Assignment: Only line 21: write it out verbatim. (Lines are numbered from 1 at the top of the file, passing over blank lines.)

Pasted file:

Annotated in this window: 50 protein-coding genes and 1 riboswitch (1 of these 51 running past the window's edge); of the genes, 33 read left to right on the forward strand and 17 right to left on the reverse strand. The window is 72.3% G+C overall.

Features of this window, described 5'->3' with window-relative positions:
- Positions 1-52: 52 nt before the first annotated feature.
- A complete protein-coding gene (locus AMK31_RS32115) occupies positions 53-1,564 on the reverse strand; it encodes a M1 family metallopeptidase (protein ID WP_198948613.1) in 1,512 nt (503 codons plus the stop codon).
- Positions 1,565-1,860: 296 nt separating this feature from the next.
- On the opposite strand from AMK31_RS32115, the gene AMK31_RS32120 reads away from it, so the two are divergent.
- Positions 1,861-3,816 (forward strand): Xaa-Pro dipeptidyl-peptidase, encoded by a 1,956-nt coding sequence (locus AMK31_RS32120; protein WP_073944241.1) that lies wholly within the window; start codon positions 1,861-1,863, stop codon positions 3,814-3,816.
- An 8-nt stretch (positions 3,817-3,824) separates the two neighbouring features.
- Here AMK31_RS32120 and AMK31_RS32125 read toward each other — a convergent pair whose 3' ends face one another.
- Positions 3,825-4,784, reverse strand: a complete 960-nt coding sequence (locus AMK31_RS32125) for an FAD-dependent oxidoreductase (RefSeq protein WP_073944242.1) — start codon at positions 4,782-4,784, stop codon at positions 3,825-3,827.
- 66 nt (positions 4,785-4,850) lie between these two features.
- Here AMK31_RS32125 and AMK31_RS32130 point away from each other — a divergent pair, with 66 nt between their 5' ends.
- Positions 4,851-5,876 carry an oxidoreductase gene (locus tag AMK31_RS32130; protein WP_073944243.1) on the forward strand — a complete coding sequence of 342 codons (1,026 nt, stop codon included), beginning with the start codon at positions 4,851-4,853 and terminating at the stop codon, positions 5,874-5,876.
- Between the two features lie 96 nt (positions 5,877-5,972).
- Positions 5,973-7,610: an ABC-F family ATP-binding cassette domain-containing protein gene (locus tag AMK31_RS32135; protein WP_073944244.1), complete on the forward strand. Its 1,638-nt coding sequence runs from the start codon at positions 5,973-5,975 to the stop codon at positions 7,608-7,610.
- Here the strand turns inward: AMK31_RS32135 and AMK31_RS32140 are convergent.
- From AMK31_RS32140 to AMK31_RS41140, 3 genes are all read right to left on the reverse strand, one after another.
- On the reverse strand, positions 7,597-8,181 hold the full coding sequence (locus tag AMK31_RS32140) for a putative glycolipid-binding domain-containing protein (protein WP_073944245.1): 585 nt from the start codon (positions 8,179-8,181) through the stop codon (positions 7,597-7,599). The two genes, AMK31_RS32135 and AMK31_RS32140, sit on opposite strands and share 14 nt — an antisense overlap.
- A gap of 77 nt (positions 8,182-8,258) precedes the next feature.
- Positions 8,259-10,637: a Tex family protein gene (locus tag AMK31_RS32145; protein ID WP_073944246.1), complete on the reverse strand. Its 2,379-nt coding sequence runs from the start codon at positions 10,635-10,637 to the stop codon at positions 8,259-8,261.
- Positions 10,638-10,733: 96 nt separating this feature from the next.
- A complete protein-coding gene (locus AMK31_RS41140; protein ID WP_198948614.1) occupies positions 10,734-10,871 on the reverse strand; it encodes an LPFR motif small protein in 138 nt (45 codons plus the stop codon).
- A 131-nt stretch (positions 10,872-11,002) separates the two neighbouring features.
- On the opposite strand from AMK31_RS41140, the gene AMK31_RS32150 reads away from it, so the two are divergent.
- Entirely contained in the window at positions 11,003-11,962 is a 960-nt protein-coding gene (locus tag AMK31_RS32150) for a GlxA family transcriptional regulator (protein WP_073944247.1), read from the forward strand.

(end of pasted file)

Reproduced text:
- Positions 10,638-10,733: 96 nt separating this feature from the next.